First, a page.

JMR: I enjoy the depth and diversity of archive collections. Archives cover such a broad range of human activities you never know what types of materials you may end up working with. For example, after my post graduate studies I ended up managing corporate archives, an area in which I had no prior knowledge. I found it fascinating to immerse myself in the rich history of the companies I worked for. That said, I have always had a particular interest in religious communities and institutions and was immediately attracted to the impressive range of Anglo-Jewish collections held by the University.

PMR: History was my favourite subject from a very early age. I was fascinated by historical questions: How did we know the ‘truth’ about the past? Where was our evidence for that truth? That led me to my local record office to use primary archive sources to write my dissertation. Everyone there was a fantastic help but I hadn’t thought of archives as a career. I enjoyed research; I wanted to work with people; I had liked working in my local library. It was only after my degree that I heard about a post in the University Archive… and I found out, on the job, that it was the one for me.

What qualifications do you need?

JMR: In order to become a qualified archivist I studied the MA in Archives and Records Management at University College Dublin. While it is often assumed that a background in history is required to become an archivist, my undergraduate studies were in Biblical and Theological Studies and Early Irish. Through studying both of these subjects I was made acutely aware of the importance of preserving and enabling access to original sources.

SJM: I chose to do my postgraduate studies at University College, London.  Experience of working in an archive (either paid or voluntary) is key to getting accepted onto the course. Prior to my MA, I volunteered at Portsmouth City Records Office and the Glamorgan Records Office before getting a job as a Records Assistant at Hampshire Records Office.

PMR: I studied for an M.A in Archives and Records Management at Liverpool University. I was fortunate to work as an archive assistant in my University Archive for a year. Prior to that I had worked as a library assistant.  Before starting the M.A. I carried out a work placement at a city record office and completed a course in Latin palaeography.  There is a lot of helpful information about training and placements on the Archives and Records Association website at www.archives.org.uk/

Special Collections staff member fetching material from the strongrooms

Special Collections staff member fetching material from the strongrooms

What sort of people visits you?

SJM: The Special Collections is open to everyone, and no charge is made for use. People from all sorts of walks of life use our collections including family, local and amateur historians as well as depositors. As you might expect, most of our users are academic – undergraduate, post graduate and lecturers – both internal and from other universities. People tend to think of the archives as only being of use to students of history, but we have visitors from various academic departments including Music, English and Engineering as well as Communication & Marketing and Development & Alumni Relations.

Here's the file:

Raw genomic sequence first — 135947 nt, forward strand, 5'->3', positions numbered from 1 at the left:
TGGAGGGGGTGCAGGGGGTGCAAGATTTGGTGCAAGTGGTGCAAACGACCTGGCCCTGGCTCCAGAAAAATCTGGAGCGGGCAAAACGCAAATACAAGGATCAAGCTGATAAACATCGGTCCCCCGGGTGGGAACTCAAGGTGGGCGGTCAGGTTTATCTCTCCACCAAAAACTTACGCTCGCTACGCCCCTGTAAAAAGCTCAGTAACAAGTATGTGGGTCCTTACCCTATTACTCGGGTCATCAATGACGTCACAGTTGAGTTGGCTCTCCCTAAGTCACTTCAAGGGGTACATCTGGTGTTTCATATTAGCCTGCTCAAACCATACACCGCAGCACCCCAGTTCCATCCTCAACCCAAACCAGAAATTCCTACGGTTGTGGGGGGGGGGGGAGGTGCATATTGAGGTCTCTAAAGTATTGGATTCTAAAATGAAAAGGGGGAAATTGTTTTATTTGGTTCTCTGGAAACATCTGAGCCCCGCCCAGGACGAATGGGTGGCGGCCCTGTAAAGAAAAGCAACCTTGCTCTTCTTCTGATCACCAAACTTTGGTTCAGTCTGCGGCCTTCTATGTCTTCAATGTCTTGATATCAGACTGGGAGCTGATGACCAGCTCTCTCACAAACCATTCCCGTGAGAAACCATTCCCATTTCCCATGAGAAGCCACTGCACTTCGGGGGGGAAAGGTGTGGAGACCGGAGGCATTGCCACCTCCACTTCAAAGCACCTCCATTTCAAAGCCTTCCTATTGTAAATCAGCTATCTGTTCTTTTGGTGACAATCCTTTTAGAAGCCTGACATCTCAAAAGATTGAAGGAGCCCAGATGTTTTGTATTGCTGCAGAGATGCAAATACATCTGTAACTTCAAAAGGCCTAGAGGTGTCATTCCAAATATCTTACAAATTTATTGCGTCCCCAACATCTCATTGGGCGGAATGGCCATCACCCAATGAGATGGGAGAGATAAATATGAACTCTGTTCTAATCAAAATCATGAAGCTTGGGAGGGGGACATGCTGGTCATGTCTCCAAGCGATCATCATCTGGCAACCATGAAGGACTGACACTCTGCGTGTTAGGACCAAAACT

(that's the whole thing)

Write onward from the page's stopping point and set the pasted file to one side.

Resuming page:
PMR: We have a strong focus on public access, helping staff and students, and supporting teaching and research. It is very rewarding to see students discovering the resources here and going on to do well in their dissertations and degrees. We have a great many visitors from abroad, as our collections are international in scope. We look after the historic archives of the University and its predecessor organisations and this involves us in commemoration, publicity, and alumni relations. Some visitors come to see our exhibitions or are attending conferences on subjects related to the archives; others are guests of the University and we often provide tours and displays of documents on subjects of interest.

What is the best thing about the collections?

TF: There are so many great things about the collections held here. First and foremost they are entirely unique and hold so much research potential for academics or genealogists and historians that their worth is inexpressible. In terms of how special the collections are, no other archive will have a copy of a poem by Lord Byron written down by Jane Austen from memory. Then there are the famous collections such as the Palmerston Papers or the Wellington archive, the latter of which includes the letters sent to and from the Duke of Wellington during the Battle of Waterloo! Historically to me these collections are priceless and I think the fact that so many people visit us every year suggests that many others feel the same.

JMR: I am continually amazed at how rich the resources housed by the Archives are and just how much information is held within them. The collections are entirely unique sources of information and attract people from all over the world for a variety of research purposes. I really enjoy the fact that you never know what types of enquiries you will receive, whether it’s someone trying to trace the ownership of a Vermeer painting or someone trying to find out whether the car they bought once belonged to Lord Mountbatten!